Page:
Queer Belly Dance

Or…how to be more welcoming and inclusive to dancers of all body types.

A lot of attention has been on the trans community recently. There was my own coming out to the belly dance community, the reveal of Caitlyn Jenner, the death of Holly Woodlawn, etc. For some, this sudden-seeming change can be confusing. I have gotten some questions about inclusiveness, and I have seen others starting to come out of the woodwork asking about inclusion for queer people in the belly dance world.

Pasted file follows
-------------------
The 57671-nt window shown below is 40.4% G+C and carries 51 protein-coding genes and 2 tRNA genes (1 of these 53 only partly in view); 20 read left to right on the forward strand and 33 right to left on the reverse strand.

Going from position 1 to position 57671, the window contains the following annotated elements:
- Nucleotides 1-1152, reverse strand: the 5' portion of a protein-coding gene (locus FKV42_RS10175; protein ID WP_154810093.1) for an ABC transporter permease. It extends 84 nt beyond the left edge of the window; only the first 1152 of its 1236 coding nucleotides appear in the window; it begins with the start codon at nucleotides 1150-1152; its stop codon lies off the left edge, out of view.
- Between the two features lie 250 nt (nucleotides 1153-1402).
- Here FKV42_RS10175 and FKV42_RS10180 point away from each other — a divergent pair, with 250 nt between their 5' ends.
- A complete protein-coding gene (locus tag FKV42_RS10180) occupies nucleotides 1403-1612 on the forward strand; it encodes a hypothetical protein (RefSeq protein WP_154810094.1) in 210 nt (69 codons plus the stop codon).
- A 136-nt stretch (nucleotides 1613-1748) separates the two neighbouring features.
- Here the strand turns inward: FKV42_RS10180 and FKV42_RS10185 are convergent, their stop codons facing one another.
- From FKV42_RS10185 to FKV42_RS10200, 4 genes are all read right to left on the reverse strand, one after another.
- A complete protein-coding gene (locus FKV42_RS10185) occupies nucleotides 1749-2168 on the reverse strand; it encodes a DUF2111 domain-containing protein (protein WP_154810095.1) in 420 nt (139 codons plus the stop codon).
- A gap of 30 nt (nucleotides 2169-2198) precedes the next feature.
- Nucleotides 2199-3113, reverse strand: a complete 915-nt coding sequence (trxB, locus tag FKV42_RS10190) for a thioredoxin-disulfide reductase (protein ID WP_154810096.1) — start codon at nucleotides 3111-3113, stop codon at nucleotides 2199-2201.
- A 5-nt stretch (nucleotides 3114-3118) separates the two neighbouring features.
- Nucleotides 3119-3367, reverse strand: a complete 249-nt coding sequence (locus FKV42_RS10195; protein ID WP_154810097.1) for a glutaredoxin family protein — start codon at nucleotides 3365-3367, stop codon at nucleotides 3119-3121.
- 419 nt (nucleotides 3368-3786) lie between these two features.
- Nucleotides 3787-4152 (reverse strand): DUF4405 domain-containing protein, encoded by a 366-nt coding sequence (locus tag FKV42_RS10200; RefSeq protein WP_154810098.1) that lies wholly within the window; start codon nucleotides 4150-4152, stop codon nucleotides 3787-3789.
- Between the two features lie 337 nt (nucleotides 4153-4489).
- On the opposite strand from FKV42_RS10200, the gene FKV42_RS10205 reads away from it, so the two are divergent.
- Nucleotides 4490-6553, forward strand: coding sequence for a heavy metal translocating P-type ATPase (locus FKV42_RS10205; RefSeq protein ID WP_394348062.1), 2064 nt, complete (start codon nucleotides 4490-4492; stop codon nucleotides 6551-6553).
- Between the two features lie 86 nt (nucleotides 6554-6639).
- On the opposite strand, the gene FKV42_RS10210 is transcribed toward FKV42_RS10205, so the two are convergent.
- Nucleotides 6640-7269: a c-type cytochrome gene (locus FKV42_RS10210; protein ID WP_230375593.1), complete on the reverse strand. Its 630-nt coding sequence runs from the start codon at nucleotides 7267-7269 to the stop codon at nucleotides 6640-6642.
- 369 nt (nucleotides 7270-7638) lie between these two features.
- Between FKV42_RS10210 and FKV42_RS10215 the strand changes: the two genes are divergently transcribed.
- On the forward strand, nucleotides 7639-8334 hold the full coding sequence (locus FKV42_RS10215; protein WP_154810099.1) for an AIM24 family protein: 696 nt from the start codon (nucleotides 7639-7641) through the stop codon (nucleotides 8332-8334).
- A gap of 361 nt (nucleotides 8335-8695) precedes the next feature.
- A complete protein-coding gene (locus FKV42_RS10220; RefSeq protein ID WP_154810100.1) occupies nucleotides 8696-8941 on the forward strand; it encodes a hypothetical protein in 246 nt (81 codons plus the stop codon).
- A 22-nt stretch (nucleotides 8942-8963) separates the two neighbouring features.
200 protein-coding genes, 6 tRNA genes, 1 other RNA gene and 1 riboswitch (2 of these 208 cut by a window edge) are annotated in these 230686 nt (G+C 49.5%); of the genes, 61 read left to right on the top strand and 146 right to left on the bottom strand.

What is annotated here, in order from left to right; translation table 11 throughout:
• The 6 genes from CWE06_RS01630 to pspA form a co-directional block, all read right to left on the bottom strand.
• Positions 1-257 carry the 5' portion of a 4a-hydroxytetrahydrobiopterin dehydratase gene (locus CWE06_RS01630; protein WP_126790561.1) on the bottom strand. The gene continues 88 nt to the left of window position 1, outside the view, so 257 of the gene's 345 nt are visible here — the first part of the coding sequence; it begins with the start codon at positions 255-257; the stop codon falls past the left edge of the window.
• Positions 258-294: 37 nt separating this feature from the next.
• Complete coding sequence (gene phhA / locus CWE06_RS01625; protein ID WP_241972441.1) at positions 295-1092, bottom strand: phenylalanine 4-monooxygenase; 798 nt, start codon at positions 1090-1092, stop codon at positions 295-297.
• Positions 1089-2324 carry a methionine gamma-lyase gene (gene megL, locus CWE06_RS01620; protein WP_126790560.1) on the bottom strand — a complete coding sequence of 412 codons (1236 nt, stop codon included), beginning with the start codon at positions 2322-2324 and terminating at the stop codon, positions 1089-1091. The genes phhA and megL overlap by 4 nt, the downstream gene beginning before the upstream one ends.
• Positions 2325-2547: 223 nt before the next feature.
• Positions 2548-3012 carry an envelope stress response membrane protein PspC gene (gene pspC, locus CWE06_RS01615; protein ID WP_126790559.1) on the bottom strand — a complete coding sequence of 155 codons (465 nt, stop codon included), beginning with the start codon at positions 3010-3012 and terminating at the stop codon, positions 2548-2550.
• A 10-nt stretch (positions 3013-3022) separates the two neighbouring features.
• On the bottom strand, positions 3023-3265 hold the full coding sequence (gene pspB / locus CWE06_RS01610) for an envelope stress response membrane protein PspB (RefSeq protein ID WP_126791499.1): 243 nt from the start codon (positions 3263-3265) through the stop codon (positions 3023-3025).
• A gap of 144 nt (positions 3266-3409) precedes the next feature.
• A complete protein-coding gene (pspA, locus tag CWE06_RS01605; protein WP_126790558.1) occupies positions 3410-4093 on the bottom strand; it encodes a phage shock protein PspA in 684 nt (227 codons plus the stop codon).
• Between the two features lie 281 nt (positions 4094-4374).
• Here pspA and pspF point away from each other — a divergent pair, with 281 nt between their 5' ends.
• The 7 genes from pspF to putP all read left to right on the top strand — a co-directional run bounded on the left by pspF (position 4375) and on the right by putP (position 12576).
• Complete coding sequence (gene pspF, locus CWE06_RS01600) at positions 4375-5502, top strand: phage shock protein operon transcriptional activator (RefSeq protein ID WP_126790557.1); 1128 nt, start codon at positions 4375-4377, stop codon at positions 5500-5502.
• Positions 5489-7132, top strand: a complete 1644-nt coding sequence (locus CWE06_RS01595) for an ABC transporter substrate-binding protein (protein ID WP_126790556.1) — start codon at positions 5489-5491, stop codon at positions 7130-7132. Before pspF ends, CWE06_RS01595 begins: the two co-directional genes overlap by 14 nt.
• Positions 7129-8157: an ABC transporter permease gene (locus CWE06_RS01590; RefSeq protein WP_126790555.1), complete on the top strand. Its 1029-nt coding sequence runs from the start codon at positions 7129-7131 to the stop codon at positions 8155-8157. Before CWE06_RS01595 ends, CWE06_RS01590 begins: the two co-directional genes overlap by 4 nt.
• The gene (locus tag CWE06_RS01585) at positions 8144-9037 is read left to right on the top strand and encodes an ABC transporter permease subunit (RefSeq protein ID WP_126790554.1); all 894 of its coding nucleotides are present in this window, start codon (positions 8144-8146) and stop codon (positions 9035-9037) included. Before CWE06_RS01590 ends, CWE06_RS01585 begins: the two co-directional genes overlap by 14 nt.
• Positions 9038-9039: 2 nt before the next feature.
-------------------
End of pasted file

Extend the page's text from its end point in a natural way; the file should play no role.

First, what, exactly, do I mean by queer and trans? It is out of the scope of this blog and this post to give you an entire run down on these terms, but I will sum up.  These words are umbrella terms, and so have many meanings to many people. Queer is a term that is often used to describe the entire LGBTQ+ movement, but does still have some negative connotations to some people. Not all LGBTQ+ people will want to be called queer (though the “Q” in the alphabet soup does stand for “queer”), and that’s fine. It can refer to either a person’s sexual orientation (who they are attracted to sexually or romantically) or to their gender identity or expression (which are not always the same). Personally, I am genderqueer, which means that my gender is neither male nor female. Trans (sometimes written as trans*, though this is falling out of favor) is actually a chemical term meaning across (cis is the corresponding term for something that is on the same side, so cis gender people are those whose gender identity/expression corresponds to the body they were born into). In general, a trans person is someone whose anatomy doesn’t always match with the gender they are. Sex and gender are two different things. There are more than two sexes (look up intersex). Not all trans people are “trapped in the wrong body” and not all trans people will “transition.” Gender identity and expression are HIGHLY INDIVIDUAL, which is what makes this all so confusing for many people.